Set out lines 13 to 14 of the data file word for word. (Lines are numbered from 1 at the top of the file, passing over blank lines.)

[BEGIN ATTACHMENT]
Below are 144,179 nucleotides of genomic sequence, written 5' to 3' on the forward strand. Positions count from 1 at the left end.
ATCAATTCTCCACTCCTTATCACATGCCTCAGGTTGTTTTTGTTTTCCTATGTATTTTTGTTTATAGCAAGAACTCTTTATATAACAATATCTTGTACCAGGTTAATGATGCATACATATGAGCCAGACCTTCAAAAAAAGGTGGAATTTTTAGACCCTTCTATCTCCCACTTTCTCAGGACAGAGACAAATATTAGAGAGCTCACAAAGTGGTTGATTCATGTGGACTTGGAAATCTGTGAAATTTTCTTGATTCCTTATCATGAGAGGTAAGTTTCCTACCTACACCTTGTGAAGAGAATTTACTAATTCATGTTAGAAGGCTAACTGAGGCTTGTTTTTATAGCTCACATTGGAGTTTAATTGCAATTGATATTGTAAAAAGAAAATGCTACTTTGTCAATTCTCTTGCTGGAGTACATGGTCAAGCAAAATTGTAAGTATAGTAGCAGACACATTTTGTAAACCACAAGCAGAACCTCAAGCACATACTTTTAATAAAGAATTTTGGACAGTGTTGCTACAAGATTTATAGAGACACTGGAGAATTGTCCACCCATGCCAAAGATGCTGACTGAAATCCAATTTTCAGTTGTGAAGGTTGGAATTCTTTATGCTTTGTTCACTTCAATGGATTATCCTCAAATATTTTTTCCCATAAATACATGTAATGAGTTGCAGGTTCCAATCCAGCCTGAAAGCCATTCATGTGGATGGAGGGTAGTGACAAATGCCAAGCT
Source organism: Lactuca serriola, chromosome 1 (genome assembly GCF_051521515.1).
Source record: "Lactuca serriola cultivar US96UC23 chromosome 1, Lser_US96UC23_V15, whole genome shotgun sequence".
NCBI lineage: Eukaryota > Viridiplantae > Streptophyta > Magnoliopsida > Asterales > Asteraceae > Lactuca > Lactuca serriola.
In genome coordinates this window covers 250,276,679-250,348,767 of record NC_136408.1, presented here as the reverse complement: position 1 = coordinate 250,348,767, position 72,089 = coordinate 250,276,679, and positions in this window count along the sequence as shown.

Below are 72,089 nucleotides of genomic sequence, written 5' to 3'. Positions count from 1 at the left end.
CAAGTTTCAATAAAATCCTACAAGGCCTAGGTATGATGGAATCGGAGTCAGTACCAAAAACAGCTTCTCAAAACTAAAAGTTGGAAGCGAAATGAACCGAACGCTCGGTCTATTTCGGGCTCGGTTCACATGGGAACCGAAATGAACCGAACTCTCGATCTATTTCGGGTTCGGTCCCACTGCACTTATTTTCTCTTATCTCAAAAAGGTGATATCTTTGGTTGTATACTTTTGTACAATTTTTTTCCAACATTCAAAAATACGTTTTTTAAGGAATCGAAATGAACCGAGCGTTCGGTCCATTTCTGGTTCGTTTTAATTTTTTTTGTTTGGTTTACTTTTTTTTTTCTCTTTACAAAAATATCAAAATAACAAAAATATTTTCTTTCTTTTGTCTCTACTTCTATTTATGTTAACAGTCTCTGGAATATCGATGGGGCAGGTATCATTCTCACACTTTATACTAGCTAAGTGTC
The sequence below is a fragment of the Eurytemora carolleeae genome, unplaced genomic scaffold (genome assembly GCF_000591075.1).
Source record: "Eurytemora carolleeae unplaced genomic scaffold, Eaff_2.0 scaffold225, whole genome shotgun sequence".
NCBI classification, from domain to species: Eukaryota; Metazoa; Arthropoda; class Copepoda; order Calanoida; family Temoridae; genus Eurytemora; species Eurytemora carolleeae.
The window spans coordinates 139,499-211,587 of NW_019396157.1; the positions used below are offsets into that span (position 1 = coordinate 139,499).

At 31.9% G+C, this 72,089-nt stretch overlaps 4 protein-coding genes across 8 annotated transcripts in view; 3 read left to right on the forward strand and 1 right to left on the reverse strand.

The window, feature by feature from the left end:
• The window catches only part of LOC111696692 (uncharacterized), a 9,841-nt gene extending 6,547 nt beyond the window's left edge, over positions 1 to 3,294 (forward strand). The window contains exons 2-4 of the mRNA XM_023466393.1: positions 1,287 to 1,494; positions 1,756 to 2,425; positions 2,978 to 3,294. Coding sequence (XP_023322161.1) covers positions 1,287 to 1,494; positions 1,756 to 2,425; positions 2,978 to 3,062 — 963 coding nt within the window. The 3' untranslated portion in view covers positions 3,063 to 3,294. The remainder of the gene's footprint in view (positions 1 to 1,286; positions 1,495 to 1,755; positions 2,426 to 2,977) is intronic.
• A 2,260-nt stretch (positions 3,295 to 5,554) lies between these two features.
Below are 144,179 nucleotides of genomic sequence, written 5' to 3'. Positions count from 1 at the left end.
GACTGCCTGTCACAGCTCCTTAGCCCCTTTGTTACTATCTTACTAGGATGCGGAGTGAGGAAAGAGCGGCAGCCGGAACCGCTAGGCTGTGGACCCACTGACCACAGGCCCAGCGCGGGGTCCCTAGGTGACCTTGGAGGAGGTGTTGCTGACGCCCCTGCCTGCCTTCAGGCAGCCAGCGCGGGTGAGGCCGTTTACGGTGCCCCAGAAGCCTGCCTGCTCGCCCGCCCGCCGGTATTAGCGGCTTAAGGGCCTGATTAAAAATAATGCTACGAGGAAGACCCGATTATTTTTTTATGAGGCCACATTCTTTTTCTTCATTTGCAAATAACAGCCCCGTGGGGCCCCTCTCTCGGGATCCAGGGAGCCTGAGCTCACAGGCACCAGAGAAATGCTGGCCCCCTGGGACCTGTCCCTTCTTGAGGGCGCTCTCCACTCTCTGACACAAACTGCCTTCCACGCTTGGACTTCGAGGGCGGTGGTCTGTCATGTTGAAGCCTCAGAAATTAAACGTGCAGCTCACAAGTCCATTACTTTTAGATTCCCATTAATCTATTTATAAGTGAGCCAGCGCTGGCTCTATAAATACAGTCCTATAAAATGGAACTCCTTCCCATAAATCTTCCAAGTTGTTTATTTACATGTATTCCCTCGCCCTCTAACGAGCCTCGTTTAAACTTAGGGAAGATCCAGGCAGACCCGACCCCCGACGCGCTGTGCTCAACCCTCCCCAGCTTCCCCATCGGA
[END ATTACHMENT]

At 31.9% G+C, this 72,089-nt stretch overlaps 4 protein-coding genes across 8 annotated transcripts in view; 3 read left to right on the forward strand and 1 right to left on the reverse strand.

The window, feature by feature from the left end: